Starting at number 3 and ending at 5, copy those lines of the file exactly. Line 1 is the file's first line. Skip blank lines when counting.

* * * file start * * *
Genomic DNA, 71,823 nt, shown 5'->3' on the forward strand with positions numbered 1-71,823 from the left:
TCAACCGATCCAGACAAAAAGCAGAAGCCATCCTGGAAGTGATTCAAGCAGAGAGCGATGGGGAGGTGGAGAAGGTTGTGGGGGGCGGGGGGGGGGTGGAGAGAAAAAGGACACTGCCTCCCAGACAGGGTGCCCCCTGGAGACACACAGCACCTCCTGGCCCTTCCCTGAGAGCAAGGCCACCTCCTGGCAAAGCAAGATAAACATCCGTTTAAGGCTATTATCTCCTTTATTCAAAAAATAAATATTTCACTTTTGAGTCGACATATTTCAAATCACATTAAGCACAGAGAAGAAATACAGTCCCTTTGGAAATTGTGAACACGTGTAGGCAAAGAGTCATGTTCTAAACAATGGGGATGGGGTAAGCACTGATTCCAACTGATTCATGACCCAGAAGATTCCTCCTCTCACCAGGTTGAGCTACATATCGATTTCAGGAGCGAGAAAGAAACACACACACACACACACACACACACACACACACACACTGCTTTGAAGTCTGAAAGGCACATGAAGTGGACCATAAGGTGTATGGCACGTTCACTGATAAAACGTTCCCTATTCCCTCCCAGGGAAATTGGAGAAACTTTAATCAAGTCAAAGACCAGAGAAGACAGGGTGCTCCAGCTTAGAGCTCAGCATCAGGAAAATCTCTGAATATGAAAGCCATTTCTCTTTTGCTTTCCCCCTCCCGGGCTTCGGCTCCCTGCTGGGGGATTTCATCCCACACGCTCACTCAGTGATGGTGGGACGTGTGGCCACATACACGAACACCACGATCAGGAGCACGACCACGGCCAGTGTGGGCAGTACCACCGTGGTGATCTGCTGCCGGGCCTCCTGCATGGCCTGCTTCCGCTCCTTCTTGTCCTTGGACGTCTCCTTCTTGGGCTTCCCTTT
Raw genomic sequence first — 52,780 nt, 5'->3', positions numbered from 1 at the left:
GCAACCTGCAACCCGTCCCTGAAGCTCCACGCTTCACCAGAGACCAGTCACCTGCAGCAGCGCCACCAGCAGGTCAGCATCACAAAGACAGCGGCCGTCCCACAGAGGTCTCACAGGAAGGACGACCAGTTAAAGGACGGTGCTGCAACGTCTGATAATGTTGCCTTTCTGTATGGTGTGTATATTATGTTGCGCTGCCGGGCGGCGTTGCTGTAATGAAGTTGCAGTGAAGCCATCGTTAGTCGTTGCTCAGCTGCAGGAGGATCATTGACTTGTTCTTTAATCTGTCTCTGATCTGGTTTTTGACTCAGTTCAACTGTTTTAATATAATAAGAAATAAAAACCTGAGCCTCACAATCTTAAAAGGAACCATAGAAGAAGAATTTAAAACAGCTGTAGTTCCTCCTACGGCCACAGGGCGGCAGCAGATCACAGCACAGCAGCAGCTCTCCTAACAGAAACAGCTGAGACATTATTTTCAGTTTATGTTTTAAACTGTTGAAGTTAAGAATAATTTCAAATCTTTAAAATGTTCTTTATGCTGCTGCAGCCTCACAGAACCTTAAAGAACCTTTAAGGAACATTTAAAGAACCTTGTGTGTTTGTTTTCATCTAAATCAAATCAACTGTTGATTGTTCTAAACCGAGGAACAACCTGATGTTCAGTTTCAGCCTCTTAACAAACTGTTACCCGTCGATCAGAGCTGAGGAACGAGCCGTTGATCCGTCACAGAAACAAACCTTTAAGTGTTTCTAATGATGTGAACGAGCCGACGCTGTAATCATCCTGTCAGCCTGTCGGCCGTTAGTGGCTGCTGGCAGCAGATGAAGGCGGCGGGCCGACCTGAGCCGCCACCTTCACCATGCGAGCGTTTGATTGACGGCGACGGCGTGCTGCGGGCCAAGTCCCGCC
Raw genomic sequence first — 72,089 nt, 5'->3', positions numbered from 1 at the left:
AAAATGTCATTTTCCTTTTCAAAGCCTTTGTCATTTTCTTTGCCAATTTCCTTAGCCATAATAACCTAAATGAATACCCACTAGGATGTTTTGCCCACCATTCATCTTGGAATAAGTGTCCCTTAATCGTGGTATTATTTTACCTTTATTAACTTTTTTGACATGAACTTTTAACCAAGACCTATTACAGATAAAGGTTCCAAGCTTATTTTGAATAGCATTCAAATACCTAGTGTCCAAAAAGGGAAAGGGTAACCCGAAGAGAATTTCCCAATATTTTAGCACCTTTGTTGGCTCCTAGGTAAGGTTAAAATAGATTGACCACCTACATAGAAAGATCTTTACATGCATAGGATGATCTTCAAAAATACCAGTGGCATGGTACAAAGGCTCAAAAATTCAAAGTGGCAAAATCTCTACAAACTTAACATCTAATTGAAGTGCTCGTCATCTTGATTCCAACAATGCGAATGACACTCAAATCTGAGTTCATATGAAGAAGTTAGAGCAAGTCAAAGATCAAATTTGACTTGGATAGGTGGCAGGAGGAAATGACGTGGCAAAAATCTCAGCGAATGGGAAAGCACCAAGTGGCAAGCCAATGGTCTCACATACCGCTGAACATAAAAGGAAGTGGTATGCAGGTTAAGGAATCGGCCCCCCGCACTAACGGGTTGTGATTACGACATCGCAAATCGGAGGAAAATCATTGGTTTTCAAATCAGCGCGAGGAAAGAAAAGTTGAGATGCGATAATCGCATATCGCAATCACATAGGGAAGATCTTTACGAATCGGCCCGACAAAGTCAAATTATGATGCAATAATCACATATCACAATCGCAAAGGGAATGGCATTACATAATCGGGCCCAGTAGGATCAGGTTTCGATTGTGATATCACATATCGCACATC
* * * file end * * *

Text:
Raw genomic sequence first — 52,780 nt, 5'->3', positions numbered from 1 at the left:
GCAACCTGCAACCCGTCCCTGAAGCTCCACGCTTCACCAGAGACCAGTCACCTGCAGCAGCGCCACCAGCAGGTCAGCATCACAAAGACAGCGGCCGTCCCACAGAGGTCTCACAGGAAGGACGACCAGTTAAAGGACGGTGCTGCAACGTCTGATAATGTTGCCTTTCTGTATGGTGTGTATATTATGTTGCGCTGCCGGGCGGCGTTGCTGTAATGAAGTTGCAGTGAAGCCATCGTTAGTCGTTGCTCAGCTGCAGGAGGATCATTGACTTGTTCTTTAATCTGTCTCTGATCTGGTTTTTGACTCAGTTCAACTGTTTTAATATAATAAGAAATAAAAACCTGAGCCTCACAATCTTAAAAGGAACCATAGAAGAAGAATTTAAAACAGCTGTAGTTCCTCCTACGGCCACAGGGCGGCAGCAGATCACAGCACAGCAGCAGCTCTCCTAACAGAAACAGCTGAGACATTATTTTCAGTTTATGTTTTAAACTGTTGAAGTTAAGAATAATTTCAAATCTTTAAAATGTTCTTTATGCTGCTGCAGCCTCACAGAACCTTAAAGAACCTTTAAGGAACATTTAAAGAACCTTGTGTGTTTGTTTTCATCTAAATCAAATCAACTGTTGATTGTTCTAAACCGAGGAACAACCTGATGTTCAGTTTCAGCCTCTTAACAAACTGTTACCCGTCGATCAGAGCTGAGGAACGAGCCGTTGATCCGTCACAGAAACAAACCTTTAAGTGTTTCTAATGATGTGAACGAGCCGACGCTGTAATCATCCTGTCAGCCTGTCGGCCGTTAGTGGCTGCTGGCAGCAGATGAAGGCGGCGGGCCGACCTGAGCCGCCACCTTCACCATGCGAGCGTTTGATTGACGGCGACGGCGTGCTGCGGGCCAAGTCCCGCC
Raw genomic sequence first — 72,089 nt, 5'->3', positions numbered from 1 at the left: